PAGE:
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Change is normal, and resisting change is normal as well. You may be part of an organization or company where sweeping changes are being implemented, even this week. Or maybe you are not on the inside loop of these decisions, so you are not privy to the change coming. Whether you are part of that process or not, consider how you might have a role in making change work, in your sphere of influence, among your colleagues.
You may already have read and profited from the book Crucial Conversations. Now consider collaborative conversations. Collaboration, simply defined, is “working together towards shared goals”. Collaborative conversations bring a collective intelligence to bear on the problem to be solved, vision to be defined, or direction to be changed.Photo Credit: ThoughtFarmer.com
David Perkins, a Harvard professor, wrote about collaborative conversations in the workplace, using the metaphor of King Arthur’s round table. He described the beneficial nature of bringing several principal players (or stakeholders) to the table and treating each one with an equal or autonomous voice.
“A round table makes it a little easier to pool mental effort. A round table makes a group a little more intelligent…For a group to display intelligence in a sustained way, the members have to value their exchanges and stick together to keep making them. This depends on positive symbolic conduct [side messages sent by our words and behavior]…and collaboration… It’s not ideas, but people with ideas that make things happen.” – David Perkins
“One of the simplest ways to immunize a culture against broken trust, corruption, and animosity is to build a common vision.” – David Perkins
Perkins’ book King Arthur’s Round Table: How Collaborative Conversations Create Smart Organizations is a tremendous resource in developing this kind of decision-making work environment. An Executive Book Summary* can help you get started.
I personally thrive in such a setting and intuitively understand the value-adding nature of collaborative conversations. In researching this workplace topic, and choosing the links below, I came across a fascinating paper** by Heather Davis, a professor of RMIT University Australia.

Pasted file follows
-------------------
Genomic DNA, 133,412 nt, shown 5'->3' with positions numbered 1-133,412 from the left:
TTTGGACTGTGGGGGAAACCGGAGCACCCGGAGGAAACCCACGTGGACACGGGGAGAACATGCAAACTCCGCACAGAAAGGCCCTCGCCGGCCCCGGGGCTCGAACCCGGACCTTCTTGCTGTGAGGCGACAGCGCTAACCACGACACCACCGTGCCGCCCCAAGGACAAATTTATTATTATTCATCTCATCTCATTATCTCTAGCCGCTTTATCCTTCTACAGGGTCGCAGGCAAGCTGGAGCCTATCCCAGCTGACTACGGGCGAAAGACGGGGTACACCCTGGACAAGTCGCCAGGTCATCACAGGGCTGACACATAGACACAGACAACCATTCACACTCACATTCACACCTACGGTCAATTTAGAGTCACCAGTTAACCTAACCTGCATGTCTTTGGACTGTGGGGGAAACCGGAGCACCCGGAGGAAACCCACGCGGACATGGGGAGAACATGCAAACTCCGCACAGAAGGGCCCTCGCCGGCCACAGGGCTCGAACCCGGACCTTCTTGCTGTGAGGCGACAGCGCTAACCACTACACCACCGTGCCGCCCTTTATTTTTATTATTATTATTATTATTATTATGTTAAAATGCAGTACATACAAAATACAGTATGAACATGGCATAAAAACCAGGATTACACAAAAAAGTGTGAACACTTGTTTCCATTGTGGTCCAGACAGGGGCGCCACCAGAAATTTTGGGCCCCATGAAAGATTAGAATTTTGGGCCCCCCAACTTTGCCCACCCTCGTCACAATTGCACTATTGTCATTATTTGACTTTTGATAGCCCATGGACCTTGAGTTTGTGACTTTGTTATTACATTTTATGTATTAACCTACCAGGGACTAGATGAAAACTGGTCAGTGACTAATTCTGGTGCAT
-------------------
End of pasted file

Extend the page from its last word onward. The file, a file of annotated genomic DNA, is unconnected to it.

Davis presented her paper at the 14th International Conference on Thinking (2009, Malaysia). She discussed how workplace leaders often choose “languages of war” in making and communicating decisions and creating change. Her paper is heady stuff but if you read her thoughts below you will want to read the whole paper. It gives huge support to the role of collaborative conversations.
“In [leadership’s] ‘language of zealous allegiance’, there are expectations of allegiance [in the workplace] that lay a path for uncritical acceptance and passivity. This manifests in an expectation that followers be conscripted wholly to the cause. There is little room for questioning. [Davis quotes Hage]: “Conscription means one important thing: there is no questioning of orders, one only executes them; ‘either you’re with us or you’re against us’. “ (Hage, 2004, p. 3).””
“Rhetoric plays out in the workplace too and can be tested by how well leaders:
- hear and acknowledge the ‘other’ point of view,
- see the ‘other’ as people rather than pawns or simply abstractions,
- manage the distance, materially and metaphorically, between themselves and the people and sites affected by their decisions.”